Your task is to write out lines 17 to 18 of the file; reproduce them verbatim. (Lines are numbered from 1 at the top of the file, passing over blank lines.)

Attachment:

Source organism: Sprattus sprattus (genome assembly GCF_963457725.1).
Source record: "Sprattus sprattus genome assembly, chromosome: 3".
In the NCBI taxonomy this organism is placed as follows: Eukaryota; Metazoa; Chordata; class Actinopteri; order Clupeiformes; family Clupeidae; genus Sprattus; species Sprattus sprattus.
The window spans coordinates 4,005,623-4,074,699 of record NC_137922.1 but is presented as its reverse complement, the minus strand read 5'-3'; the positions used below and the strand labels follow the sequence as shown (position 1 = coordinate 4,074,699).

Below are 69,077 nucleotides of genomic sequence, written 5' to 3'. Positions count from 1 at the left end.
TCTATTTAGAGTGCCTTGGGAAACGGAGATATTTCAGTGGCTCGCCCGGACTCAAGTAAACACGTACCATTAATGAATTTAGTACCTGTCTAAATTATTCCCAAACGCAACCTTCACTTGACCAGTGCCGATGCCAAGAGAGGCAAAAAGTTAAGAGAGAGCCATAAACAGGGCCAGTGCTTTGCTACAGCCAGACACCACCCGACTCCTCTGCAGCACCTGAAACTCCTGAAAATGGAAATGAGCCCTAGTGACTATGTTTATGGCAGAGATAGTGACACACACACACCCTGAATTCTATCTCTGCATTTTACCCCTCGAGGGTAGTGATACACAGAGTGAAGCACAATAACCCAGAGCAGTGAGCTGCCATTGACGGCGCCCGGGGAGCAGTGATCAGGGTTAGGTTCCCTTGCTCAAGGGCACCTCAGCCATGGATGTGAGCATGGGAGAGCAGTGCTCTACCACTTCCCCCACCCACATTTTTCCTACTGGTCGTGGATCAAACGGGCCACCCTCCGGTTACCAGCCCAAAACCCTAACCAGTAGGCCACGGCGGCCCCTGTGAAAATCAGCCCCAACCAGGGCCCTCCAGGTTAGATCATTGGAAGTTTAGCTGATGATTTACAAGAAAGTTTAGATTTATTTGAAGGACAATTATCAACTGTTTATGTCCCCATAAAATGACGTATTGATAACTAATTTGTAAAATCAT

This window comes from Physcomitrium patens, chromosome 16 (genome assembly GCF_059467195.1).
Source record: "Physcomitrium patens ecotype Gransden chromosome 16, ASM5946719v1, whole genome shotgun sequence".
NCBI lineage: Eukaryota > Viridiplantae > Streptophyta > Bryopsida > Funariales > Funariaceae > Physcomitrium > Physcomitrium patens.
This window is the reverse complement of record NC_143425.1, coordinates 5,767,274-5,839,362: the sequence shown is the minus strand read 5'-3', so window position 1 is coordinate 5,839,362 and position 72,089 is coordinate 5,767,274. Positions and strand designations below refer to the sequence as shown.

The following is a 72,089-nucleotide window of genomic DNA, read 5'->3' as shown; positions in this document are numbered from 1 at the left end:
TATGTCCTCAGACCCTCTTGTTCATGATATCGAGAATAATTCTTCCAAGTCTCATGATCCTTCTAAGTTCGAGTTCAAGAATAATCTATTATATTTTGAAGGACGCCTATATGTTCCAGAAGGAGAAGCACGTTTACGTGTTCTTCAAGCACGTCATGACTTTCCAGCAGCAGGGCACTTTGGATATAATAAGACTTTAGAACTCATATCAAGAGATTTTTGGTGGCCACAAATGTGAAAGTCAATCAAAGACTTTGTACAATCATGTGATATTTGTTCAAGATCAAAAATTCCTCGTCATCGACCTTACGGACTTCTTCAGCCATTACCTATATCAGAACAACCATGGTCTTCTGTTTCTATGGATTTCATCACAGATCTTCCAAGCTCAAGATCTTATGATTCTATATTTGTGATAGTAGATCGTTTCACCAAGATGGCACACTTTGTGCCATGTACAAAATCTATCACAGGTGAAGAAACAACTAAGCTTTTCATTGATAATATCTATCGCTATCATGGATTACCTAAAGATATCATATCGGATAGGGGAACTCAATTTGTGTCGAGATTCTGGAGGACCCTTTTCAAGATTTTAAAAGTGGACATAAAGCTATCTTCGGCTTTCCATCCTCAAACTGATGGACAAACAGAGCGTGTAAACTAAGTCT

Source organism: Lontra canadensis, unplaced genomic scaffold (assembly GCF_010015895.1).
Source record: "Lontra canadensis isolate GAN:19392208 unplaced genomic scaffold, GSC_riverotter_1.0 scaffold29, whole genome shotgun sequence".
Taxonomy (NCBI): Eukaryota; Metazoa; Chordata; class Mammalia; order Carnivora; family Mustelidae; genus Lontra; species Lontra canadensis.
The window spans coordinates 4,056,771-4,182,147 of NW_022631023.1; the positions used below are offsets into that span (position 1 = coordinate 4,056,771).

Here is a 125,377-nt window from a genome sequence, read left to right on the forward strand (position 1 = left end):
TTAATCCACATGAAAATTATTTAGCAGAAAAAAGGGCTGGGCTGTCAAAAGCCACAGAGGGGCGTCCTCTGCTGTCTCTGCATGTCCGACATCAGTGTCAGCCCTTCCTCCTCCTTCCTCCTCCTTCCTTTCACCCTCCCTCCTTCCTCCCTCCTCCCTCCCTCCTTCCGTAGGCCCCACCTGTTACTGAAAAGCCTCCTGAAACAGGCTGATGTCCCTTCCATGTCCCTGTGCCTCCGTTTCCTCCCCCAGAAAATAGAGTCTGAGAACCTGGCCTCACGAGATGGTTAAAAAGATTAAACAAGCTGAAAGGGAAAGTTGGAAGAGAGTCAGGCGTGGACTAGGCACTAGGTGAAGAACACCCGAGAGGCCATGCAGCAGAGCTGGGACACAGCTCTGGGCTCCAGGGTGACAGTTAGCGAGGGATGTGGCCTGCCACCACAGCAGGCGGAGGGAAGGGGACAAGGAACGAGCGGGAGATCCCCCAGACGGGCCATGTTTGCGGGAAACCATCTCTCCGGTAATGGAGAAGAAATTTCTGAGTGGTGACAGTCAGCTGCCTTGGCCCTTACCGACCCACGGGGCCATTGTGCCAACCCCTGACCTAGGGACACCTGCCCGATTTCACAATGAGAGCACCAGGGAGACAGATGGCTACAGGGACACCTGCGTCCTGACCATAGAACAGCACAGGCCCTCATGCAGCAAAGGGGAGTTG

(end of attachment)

Here is a 125,377-nt window from a genome sequence, read left to right on the forward strand (position 1 = left end):
TTAATCCACATGAAAATTATTTAGCAGAAAAAAGGGCTGGGCTGTCAAAAGCCACAGAGGGGCGTCCTCTGCTGTCTCTGCATGTCCGACATCAGTGTCAGCCCTTCCTCCTCCTTCCTCCTCCTTCCTTTCACCCTCCCTCCTTCCTCCCTCCTCCCTCCCTCCTTCCGTAGGCCCCACCTGTTACTGAAAAGCCTCCTGAAACAGGCTGATGTCCCTTCCATGTCCCTGTGCCTCCGTTTCCTCCCCCAGAAAATAGAGTCTGAGAACCTGGCCTCACGAGATGGTTAAAAAGATTAAACAAGCTGAAAGGGAAAGTTGGAAGAGAGTCAGGCGTGGACTAGGCACTAGGTGAAGAACACCCGAGAGGCCATGCAGCAGAGCTGGGACACAGCTCTGGGCTCCAGGGTGACAGTTAGCGAGGGATGTGGCCTGCCACCACAGCAGGCGGAGGGAAGGGGACAAGGAACGAGCGGGAGATCCCCCAGACGGGCCATGTTTGCGGGAAACCATCTCTCCGGTAATGGAGAAGAAATTTCTGAGTGGTGACAGTCAGCTGCCTTGGCCCTTACCGACCCACGGGGCCATTGTGCCAACCCCTGACCTAGGGACACCTGCCCGATTTCACAATGAGAGCACCAGGGAGACAGATGGCTACAGGGACACCTGCGTCCTGACCATAGAACAGCACAGGCCCTCATGCAGCAAAGGGGAGTTG